This result is testament, in part, to the stronger funding positions that the advanced banks have adopted since the crisis. However, it is also an illustration of the difficulty in testing both capital and liquidity through a single macroeconomic scenario. Liquidity shocks tend to be most concerning when prompted by a deposit run, a relatively short sharp crisis event often measured in days. Shocks to solvency can build up over a longer horizon. Nonetheless, an integrated and comprehensive approach to stress testing that covers liquidity and solvency impacts remains an important objective for supervisor-led stress tests.
APRA’s macroeconomic stress test was a ‘bottom up’ stress test. In other words, the exercise was implemented by the individual banks involved using their advanced modelling and internal data, but based on a common set of risk estimates determined by APRA. A bottom-up approach builds on granular detail, particularly on credit risk exposures to which loss outcomes can be very sensitive. It can also consider institution-specific management responses to scenarios. However, it is a very resource-intensive exercise and the results can be affected by differences in modelling practices between institutions.
A ‘top-down’ stress test, in contrast, is one implemented fully by a supervisory authority on the basis of a uniform methodology and consistent modelling. Top-down stress testing is more flexible and enables greater scope for sensitivity analysis, alternative scenarios and different assumptions on risk. It also avoids variations in modelling across institutions. However, the approach lacks richness of detail and the results are contingent on a single model, or suite of models, and the data set that supports them.
A sensible approach, where it can be done, is to run both a bottom-up and a top-down stress test in parallel, providing validation and analysis through the process. This is, indeed, what has happened in Australia. As part of its 2012 Financial Sector Assessment Program (FSAP) review of Australia, the IMF conducted a systematic top-down stress test for the five advanced banks, based on the macroeconomic scenario used by APRA. The results will be published by the IMF shortly. Suffice to say that, despite the differences in approach, the IMF’s results are consistent with the more granular approach of APRA’s stress test. This is a reassuring cross-check of our conclusions.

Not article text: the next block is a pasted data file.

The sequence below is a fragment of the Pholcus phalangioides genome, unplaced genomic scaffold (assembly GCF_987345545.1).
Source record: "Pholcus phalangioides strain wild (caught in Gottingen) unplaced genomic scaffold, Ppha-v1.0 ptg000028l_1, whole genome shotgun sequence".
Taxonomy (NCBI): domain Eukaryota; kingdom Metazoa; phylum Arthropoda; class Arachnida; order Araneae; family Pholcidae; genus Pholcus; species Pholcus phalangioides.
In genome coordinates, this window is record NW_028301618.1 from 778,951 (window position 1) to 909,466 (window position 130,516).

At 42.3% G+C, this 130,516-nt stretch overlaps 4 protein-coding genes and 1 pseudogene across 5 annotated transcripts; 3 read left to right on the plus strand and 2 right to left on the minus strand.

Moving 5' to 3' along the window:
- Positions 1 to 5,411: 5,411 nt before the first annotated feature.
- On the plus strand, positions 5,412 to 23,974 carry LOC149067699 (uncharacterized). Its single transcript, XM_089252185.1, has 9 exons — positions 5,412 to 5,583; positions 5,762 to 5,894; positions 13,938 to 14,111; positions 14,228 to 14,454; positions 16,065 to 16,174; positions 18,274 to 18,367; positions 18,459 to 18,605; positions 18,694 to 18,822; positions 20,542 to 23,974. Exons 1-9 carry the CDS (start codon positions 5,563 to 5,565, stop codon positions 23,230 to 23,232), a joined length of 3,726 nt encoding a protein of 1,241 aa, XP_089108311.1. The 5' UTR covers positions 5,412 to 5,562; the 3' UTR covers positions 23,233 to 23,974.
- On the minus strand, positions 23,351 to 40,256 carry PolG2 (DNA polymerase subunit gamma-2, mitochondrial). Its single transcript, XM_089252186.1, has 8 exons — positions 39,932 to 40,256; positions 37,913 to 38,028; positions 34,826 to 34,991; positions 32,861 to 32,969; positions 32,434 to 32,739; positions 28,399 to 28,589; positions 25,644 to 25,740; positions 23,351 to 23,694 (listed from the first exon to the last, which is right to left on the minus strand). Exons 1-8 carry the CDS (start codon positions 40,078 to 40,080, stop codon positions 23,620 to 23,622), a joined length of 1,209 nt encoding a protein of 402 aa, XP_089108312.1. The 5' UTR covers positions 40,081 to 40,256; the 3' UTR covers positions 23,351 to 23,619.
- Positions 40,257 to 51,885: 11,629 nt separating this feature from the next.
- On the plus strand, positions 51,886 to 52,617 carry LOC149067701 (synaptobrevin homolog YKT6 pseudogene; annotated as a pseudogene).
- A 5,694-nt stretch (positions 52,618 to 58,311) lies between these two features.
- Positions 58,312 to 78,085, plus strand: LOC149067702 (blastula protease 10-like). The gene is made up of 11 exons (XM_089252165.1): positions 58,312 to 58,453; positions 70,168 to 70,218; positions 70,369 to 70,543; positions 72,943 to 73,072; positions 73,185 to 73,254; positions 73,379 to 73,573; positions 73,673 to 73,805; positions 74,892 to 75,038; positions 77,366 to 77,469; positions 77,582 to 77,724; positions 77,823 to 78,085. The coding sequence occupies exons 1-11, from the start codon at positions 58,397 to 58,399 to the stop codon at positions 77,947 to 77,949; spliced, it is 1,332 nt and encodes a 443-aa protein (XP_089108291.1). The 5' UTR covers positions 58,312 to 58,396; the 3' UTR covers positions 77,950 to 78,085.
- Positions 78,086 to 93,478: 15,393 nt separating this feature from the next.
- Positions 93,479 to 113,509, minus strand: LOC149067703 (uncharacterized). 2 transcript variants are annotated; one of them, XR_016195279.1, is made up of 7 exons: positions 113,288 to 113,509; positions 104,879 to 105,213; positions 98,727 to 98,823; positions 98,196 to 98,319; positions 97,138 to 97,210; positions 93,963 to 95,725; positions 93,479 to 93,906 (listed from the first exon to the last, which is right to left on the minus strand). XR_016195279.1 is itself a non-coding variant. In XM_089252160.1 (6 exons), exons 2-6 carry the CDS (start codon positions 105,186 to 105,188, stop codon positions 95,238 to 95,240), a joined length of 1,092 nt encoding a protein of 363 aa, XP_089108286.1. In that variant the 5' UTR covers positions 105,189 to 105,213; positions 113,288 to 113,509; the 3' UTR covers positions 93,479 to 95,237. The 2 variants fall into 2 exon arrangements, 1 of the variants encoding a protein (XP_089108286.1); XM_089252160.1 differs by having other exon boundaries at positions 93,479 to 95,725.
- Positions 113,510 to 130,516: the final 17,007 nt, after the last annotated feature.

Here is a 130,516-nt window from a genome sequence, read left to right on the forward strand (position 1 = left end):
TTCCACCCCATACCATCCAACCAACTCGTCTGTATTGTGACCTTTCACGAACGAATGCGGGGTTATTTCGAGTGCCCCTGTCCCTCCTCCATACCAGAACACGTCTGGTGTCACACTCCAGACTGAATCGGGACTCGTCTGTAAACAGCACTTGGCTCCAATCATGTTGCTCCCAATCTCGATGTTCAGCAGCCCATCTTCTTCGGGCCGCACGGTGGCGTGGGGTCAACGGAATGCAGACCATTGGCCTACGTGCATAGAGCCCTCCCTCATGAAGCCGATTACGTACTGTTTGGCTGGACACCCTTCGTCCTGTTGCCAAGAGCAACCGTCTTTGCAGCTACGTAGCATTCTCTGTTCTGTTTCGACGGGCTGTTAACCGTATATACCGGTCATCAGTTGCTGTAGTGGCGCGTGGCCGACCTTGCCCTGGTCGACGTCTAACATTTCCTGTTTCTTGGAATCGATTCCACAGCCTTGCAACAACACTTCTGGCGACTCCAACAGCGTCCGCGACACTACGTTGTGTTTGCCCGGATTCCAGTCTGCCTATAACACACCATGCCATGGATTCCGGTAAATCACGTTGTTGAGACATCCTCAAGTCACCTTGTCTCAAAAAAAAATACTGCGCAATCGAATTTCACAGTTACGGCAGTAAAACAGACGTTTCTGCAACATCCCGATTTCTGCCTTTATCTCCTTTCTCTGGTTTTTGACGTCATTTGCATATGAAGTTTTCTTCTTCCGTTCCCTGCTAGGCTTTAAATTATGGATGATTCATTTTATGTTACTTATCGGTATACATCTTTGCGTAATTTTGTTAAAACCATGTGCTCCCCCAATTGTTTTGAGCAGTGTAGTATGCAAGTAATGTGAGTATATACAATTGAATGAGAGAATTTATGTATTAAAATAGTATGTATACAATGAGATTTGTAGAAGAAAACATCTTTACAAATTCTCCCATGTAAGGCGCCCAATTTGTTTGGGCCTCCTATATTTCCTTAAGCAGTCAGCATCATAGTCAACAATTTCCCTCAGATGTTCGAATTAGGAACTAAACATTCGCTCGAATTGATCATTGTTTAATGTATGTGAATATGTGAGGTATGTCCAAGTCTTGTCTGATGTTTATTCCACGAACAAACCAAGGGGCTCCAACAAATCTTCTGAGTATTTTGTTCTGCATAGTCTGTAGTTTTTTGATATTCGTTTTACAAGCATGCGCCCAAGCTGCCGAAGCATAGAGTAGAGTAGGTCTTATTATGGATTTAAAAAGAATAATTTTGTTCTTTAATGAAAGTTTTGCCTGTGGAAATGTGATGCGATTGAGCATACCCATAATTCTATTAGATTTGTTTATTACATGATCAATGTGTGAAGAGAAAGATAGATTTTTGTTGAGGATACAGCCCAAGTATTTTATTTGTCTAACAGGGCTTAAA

APRA’s recent macroeconomic stress test, together with the IMF’s assessment, provides further confirmation that the Australian banking system has the capital strength to cope not just with the real-world stress test of the crisis, now stretching beyond five years, but with much greater adversity. This was APRA’s view in my first speech on stress testing. It remains APRA’s view today.
However, nothing stands still. Risk profiles of regulated institutions are dynamic, not static. Management strategies and risk appetites constantly evolve. The operating environment will always be clouded with uncertainties. Perhaps the only certainly in this whole area is that the hypothetical shocks in stress testing exercises will not be the shocks that materialise in fact!
In my first speech, I emphasised that both APRA and our regulated institutions are on a journey to improve stress-testing capabilities. That journey continues. APRA is expanding its commitment to, and resourcing for, stress testing as a core area of frontline supervision. Though there is still much work to be done, we welcome improvements made by institutions to advance their stress-testing programs and their plans for further investment. We also welcome the greater engagement of boards and senior management. That engagement is a key element in the development and use of stress testing as an integrated part of risk management.
And, be assured, APRA will return to the question in the title of my speech, again and again!
- J.F. Laker, ‘The Australian Banking System Under Stress?’, Address to Australian Business Economists, Sydney, 9 June 2010.
- Draft Prudential Practice Guide CPG 110, Internal Capital Adequacy Assessment Process and supervisory review, APRA, September 2012.
- International Monetary Fund, Macrofinancial Stress Testing – Principles and Practices, August 2012.
- Basel Committee on Banking Supervision, Principles for sound stress testing practices and supervision, Bank for International Settlements, May 2009.
- Basel Committee on Banking Supervision, Peer review of supervisory authorities’ implementation of stress testing principles, Bank for International Settlements, April 2012.
- Andrew G Haldane, Why Banks Failed the Stress Test, Bank of England, 13 February 2009.
- International Monetary Fund, Macrofinancial Stress Testing – Principles and Practices, August 2012.
- Basel Committee on Banking Supervision, Principles for sound stress testing practices and supervision, Bank for International Settlements, May 2009.